Posted on 2018-09-20 17:48:08

WOW - A lot of hard work with some surprises - Thank you!!!!!
Will be interesting to see how the 8 core i7-9900K performs when it's launched next month.
AMD has been pushing more cores to consumers which can be misleading. Apps are limited bu multi-threading/parallelism ie the number of tasks that can be performed in parallel. Servers benefit from more users using more apps but I don't think AMDs 32 core monster is aimed at the server market - which begs the question..

Posted on 2018-09-20 12:49:25

Yep, we're curious to see how the 9900K does as well! Usually we only see about a ~10% performance gain per generation, however, so I don't think it is going to be able to keep up with the more expensive Intel/AMD CPUs. You also really should only use dual GPUs on that platform which is going to hold it back a bit from really high-end color grading work.

That said, we won't know for sure until it actually launches and we can get our testing published!

Posted on 2018-09-20 17:50:30

You are using old logic with this. From 4 core to a new gen 4 core the gains were minimal. But 7700k to 8700k is about 40% gain (with proper cooling) which is huge. Same thing from 6 core to 8 core. Intel also stopped using crappy thermal paste which should help cooling. But i'm happy with my 14 core 7940x.

Posted on 2018-11-05 22:11:41

We actually were off just a bit with our prediction, although in DaVinci Resolve the difference truely was about 10% https://www.pugetsystems.co... . Premiere Pro, After Effects, and a few others showed closer to a 20% jump in performance, but that was the largest we saw.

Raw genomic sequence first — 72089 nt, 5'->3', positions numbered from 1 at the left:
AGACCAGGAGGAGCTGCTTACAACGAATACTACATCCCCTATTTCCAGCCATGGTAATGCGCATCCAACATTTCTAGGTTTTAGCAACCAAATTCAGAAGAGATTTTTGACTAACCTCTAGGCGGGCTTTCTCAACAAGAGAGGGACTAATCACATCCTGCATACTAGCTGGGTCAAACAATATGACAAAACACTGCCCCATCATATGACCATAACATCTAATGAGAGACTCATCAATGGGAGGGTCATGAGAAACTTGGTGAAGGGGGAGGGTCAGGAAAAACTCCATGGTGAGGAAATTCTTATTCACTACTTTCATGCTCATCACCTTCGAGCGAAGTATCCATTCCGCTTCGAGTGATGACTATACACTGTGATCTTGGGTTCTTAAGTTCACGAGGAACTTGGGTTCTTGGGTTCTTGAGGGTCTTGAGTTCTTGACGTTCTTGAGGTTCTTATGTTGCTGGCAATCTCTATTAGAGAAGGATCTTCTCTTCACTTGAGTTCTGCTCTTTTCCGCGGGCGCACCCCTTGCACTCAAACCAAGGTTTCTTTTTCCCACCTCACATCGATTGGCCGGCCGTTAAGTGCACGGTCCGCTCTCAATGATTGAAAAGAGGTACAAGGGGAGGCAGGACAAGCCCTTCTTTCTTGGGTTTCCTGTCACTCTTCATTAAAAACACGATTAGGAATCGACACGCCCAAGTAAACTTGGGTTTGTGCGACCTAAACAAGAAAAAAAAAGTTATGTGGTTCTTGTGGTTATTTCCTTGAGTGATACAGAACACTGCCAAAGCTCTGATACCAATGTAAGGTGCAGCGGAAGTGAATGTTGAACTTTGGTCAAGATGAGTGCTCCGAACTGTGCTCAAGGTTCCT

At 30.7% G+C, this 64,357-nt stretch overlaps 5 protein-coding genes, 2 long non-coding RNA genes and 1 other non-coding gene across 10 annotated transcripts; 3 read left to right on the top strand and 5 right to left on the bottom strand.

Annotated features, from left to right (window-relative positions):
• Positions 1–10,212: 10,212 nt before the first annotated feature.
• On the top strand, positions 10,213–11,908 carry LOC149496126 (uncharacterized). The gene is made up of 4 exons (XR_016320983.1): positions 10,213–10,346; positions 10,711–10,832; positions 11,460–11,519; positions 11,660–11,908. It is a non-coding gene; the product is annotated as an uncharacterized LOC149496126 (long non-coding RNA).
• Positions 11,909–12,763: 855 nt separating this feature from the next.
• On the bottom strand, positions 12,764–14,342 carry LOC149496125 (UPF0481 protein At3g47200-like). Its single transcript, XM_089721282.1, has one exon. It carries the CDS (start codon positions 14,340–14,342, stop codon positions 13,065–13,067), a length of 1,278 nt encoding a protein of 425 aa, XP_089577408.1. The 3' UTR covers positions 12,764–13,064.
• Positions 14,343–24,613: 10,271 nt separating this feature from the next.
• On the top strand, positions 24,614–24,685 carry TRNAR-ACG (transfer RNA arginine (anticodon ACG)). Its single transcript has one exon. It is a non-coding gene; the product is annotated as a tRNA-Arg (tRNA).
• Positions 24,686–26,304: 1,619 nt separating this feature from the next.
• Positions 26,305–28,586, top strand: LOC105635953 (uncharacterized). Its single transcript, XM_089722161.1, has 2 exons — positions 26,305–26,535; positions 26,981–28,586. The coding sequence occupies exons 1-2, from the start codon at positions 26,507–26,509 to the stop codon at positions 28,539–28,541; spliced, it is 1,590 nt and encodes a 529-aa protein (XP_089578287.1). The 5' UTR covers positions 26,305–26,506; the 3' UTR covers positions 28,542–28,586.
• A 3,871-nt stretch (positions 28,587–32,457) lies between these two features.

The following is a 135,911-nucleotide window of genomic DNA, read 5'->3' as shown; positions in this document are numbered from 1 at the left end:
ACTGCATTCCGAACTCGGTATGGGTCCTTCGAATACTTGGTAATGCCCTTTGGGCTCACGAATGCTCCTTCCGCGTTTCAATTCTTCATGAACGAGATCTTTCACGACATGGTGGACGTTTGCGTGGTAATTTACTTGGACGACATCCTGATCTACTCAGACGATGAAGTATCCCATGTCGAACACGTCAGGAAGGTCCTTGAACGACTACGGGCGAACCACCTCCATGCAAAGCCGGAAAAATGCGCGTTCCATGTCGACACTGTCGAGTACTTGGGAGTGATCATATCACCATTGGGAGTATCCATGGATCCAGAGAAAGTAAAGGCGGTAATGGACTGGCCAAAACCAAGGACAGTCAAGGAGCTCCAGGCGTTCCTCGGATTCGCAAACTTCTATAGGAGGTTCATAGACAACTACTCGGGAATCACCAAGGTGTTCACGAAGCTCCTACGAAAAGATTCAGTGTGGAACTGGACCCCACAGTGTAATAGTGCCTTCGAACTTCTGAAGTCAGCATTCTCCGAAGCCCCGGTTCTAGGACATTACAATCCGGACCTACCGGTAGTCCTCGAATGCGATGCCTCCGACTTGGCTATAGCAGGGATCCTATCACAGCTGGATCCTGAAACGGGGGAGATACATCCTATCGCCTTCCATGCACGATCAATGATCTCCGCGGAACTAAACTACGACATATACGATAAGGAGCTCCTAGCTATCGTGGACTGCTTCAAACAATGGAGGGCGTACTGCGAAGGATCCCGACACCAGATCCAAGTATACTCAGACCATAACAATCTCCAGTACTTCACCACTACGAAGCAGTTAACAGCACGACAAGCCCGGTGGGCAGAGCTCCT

Posted on 2018-11-05 22:22:23
Jack Fairley

I would love to see some more targeted testing done with the 2990WX. The results shown here are what experts could already assume to be true: lesser media than 8K R3D can be decoded by a lesser processor in real time, and existing processors were already enough to decode 8K 25 fps 9:1 R3D. For these top-end processors, please try the 8K 60 fps 12:1 R3D sample.

Additionally, the current AMD architecture needs higher RAM clocks than you are testing with for maximum performance. DDR4-3200 CL14 would be more appropriate.

Posted on 2018-09-20 19:11:29
Jack Fairley

I would be remiss if I did not thank you on behalf of the Resolve user community for being one of our only sources for hardware performance testing, of course!

Posted on 2018-09-20 19:12:42